Control of the National Lottery is at stake as JSE-listed hospitality and gambling giant Hosken Consolidated Investments (HCI) battles it out with Ithuba, the operator running the country’s biggest gambling licence since 2015.
HCI is fighting to exercise so-called oversight and “step-in” rights in terms of funding it gave Ithuba at the time, despite this funding having been fully repaid.
Step-in rights are a far-reaching remedy meant to protect HCI’s interests after it funded Ithuba, and involves it taking over the role of Ithuba’s managing agent for the Lotto from the incumbent, Zamani Marketing and Management Consultants.
This comes with a 1% fee on Ithuba’s revenue as well as powers to appoint or fire employees and, importantly, directors.
Zamani, the managing agent, is also the largest shareholder of Ithuba with a 34% shareholding.
Its shareholders, in turn, are businesspeople Charmaine and Eric Mabuza.
Charmaine is also the CEO of Ithuba and Eric a board member. Both would presumably face the chop if HCI got the step-in rights it wants.
Ithuba is fighting to get out of its arrangements with HCI altogether after repaying all its debt plus interest to the company in 2016.
HCI says the contract between them prohibits paying off the debt early and it has refused to acknowledge these repayments of more than R420 million.
The battle originated shortly after Ithuba began running the Lotto in 2015 and has been raging ever since.
The parties finally agreed to arbitration and their case was heard by an arbitrator last month.
The outcome, which will determine who runs the biggest gambling franchise in the country, is expected next month.
City Press has obtained copies of both parties’ heads of argument in the arbitration.
One of Ithuba’s less legalistic arguments is that the step-in rights are meant to protect HCI’s funding, but is being exercised despite this funding being repaid, which should make protecting it redundant.
HCI, in effect, not only wants to run the Lotto, but also the 1% management fee it said it should be getting instead of Zamani, backdated to January 2016. This would amount to about R200 million.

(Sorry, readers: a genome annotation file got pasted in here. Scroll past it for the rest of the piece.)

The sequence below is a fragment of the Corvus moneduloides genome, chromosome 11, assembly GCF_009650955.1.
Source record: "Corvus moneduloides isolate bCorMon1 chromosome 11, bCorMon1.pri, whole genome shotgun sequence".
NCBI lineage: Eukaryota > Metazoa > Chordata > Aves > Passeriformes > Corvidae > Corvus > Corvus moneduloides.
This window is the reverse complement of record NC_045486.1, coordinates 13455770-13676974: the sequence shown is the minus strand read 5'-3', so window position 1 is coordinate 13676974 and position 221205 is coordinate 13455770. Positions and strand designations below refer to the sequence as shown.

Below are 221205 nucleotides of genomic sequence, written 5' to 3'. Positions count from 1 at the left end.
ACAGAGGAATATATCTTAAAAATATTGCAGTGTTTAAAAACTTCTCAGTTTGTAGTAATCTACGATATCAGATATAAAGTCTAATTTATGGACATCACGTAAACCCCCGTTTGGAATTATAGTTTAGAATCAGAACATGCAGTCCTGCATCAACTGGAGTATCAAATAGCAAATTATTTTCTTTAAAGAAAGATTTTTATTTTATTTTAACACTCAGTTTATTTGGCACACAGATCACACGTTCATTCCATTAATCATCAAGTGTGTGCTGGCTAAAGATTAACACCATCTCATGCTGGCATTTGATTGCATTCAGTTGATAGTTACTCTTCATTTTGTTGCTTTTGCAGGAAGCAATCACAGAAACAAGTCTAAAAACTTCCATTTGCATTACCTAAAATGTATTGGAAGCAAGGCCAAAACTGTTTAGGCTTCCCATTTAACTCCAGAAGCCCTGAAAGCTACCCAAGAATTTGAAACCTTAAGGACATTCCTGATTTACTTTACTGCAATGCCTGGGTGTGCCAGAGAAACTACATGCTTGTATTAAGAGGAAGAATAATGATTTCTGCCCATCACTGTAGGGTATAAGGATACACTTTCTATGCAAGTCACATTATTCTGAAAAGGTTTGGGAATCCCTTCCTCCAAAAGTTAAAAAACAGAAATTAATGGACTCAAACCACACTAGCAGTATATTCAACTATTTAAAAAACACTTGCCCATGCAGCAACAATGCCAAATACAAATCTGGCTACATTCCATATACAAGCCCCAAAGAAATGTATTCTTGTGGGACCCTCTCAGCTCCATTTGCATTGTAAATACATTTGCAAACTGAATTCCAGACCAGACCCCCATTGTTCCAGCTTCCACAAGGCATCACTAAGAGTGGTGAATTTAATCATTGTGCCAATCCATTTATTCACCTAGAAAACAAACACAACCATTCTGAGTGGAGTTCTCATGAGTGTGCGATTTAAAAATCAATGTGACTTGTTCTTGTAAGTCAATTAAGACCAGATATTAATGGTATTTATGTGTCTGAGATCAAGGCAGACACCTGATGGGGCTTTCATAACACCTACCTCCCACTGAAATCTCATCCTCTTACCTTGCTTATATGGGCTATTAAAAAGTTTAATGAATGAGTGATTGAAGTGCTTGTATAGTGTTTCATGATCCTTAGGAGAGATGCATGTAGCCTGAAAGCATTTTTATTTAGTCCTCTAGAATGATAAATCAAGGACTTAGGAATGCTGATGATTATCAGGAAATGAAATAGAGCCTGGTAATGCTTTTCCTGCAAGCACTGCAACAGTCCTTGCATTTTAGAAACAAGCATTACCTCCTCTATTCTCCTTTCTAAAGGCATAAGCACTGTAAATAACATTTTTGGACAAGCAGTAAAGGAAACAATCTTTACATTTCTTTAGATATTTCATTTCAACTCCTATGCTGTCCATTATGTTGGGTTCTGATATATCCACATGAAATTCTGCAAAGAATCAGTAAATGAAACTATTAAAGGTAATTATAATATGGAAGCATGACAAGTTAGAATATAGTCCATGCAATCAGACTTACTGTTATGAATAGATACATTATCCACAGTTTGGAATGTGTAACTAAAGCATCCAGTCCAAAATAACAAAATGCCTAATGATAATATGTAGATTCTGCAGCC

Over the course of the licence, this fee would be R480 million.
In its heads of argument at the arbitration, HCI justifies its refusal of early repayment by saying that the “true characterisation” of the funding it gave Ithuba was that of an “investment in a project”.
“HCI does not look to make short-term investments ... HCI’s investment would run for a number of years, most probably for the entire duration of the licence.”
FRAUGHT FROM THE START
Ithuba won the Lotto licence after a bidding process in 2014, with its takeover of the Lotto happening in mid-2015.
But the previous operator, Gidani, repeatedly took the awarding to court. This led to Ithuba being unable to get the funding it needed from banks because it risked losing the licence.
Among other things, a successful bidder needs to meet a certain “probity” level of funding to take over the Lotto.
HCI came to the rescue with funding ultimately totalling R341 million – and a hefty interest rate of 25%.
The initial funding arrangement was relatively complex and involved HCI buying a preference share in Ithuba in exchange for the funding, which came with an agreement giving HCI many protections and rights.
The department of trade and industry was, however, instructed in a court order from one of the Gidani cases to have this arrangement restructured into a more straightforward loan.
This was done with the understanding that HCI and Ithuba would revisit the structure of the funding later.
Much of the current dispute revolves around which terms from which version of the parties’ agreements are actually enforceable.